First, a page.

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Turkey Breast and Wild Morel Mushrooms

Ingredient Wild

Michael Gordon

By mid-spring, if you're a successful turkey hunter, you've acquired some wild turkey. And if you were really lucky, you found some morel mushrooms. These two ingredients make a wonderful meal when properly fixed. Wild turkey is in no way like domestic, store-bought Butterball. Wild turkey meat has very little fat and tends to dry out if you overcook them. You need to cook wild turkey in a different way.
I like to remove the breast and slice it into steak-like portions. These portions cook quickly and are easier to handle than trying to roast a whole bird. I save the legs, thighs and back meat for chili. The legs are tough and are better after cooking a long time in the chili pot.
The flavor of wild turkey, to me, is what turkey is supposed to taste like.  The mild flavor of a store-bought turkey pales in comparison to their wild cousin. This recipe will enhance the fine flavor and hopefully make you a fan of the wild turkey.
The morel mushroom is another one of the Creator’s mysteries. They magically appear each spring and are quite elusive, if you don't know where to look for them. The taste of a wild morel is incomparable for those of us who love them. They seem to always disappear at my house when we cook a batch.

The morels love the little dark corners of the woods beneath old elm trees, abandoned overgrown apple orchards and mature white ash trees. If you find a bunch be sure to wash and soak them for a bit; they like to host little critters at times and you don't want to eat those!

morel mushrooms and eggs

This recipe combines a little bit of French cooking and a little bit of Americana, although the French use morels now because of the unique flavor and the rarity of them in Europe. The term Française means in the French style. It actually consists of dipping the turkey filet in beaten eggs and frying or sautéing in hot oil. French toast is actually toast Française. It is made the same way. The egg when sautéed in oil makes a tasty coating that protects the turkey and allows it to stay really moist and tender. The addition of a nice white wine and some fresh herbs make this dish comparable to dinner in a fine restaurant.

I paired these two items together for a meal one time after an especially memorable turkey hunt. I had been hunting a new property and was just kind of moving slowly through the hilly, wooded area. I heard a turkey gobble off in the distance and set up to call him in. He was over a small rise opposite me. I called a bit and listened for a response. I heard nothing for a good bit. I was sitting facing the top of the rise contemplating whether I should move, when I noticed a white head pop over the edge and peer down toward me. I watched the gobbler as he studied the area. I didn't move a muscle; my gun was already on my knee and I wouldn't have to move at all if he came closer. After what seemed like a long time, he slowly advanced down the hill a bit within range. I waited until he moved his head down a bit and walked behind some grass. I put the bead on him and fired. The big gobbler began to flop and roll wildly. He bounced down the hill in a few tumbles and came to rest about 20 yards away. I jumped up to retrieve the gobbler and when I got close, I noticed he had landed in a morel patch.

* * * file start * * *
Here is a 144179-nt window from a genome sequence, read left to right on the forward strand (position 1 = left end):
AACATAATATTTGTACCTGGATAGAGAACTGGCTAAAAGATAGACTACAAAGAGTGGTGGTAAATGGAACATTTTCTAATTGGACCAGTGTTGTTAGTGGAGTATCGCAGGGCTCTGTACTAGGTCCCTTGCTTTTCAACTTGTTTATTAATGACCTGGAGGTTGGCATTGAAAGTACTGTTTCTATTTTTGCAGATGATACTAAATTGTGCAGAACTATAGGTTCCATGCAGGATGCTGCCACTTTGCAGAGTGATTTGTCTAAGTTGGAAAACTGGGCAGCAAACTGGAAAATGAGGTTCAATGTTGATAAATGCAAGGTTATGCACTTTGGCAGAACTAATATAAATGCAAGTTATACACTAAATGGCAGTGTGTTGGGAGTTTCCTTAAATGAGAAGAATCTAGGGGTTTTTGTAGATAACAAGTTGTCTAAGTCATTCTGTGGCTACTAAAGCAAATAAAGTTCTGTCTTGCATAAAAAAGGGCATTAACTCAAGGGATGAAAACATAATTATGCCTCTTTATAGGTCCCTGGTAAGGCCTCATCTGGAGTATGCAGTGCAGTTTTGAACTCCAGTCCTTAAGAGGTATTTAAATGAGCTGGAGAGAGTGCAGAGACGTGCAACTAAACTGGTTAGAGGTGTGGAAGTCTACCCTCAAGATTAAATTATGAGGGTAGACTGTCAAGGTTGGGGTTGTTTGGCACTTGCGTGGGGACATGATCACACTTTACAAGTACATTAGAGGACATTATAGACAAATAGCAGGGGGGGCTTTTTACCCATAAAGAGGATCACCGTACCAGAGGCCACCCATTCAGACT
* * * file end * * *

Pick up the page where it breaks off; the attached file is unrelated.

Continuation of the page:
I froze and started looking around; there were a few dozen beautiful, yellow morels popping up out of the green grass. I was in luck! I tagged the turkey and filled my vest with morels. Needless to say, the hike out of my newly found hunting area was quite a happy one.

Turkey Française with Morel Mushrooms


  • 2 pounds of cleaned turkey breast, sliced crosswise about 1/4 in thick
  • 2 cups of fresh morels sliced
  • 2 eggs beaten
  • 1 cup flour
  • 1/4 cup canola oil
  • 1 cup Pinot Grigio wine
  • 1/4 cup fresh chopped parsley
  • 1 tablespoon of chopped fresh tarragon (or one tsp dried)
  • Salt and pepper to taste
  • 1/4 cup chicken broth
  • 1 lemon cut into quarters for squeezing


  1. Place the seasoned turkey filets in the flour and shake off the excess. Then dip them into the egg mixture. 
  2. Preheat the oil in a heavy sauté pan or Dutch oven. Carefully place a few of the egg coated breast filets into the hot oil and slightly brown. Turn and brown the other side and remove and place on a warm platter. Brown the remaining breasts and do the same. 
  3. Now take the morels and gently dust them with the remaining flour and fry them until they shrink to half size. 
  4. Place all the breasts back into the pan and reduce heat to medium. Add the herbs and salt and pepper. 
  5. Deglaze the pan with a little bit of the white wine. If there is some left drink it. 
  6. Add the stock and simmer for about 25 minutes until the breasts are tender. The liquid will thicken slightly and make a delicious sauce for topping the breasts. 
  7. Squeeze the lemon over the turkey to enhance the flavor.

I like to serve them with Yukon gold smashed potatoes or rice pilaf.

Wild, Top Quality, and All Natural Wild Game available at Gamekeeper Butchery

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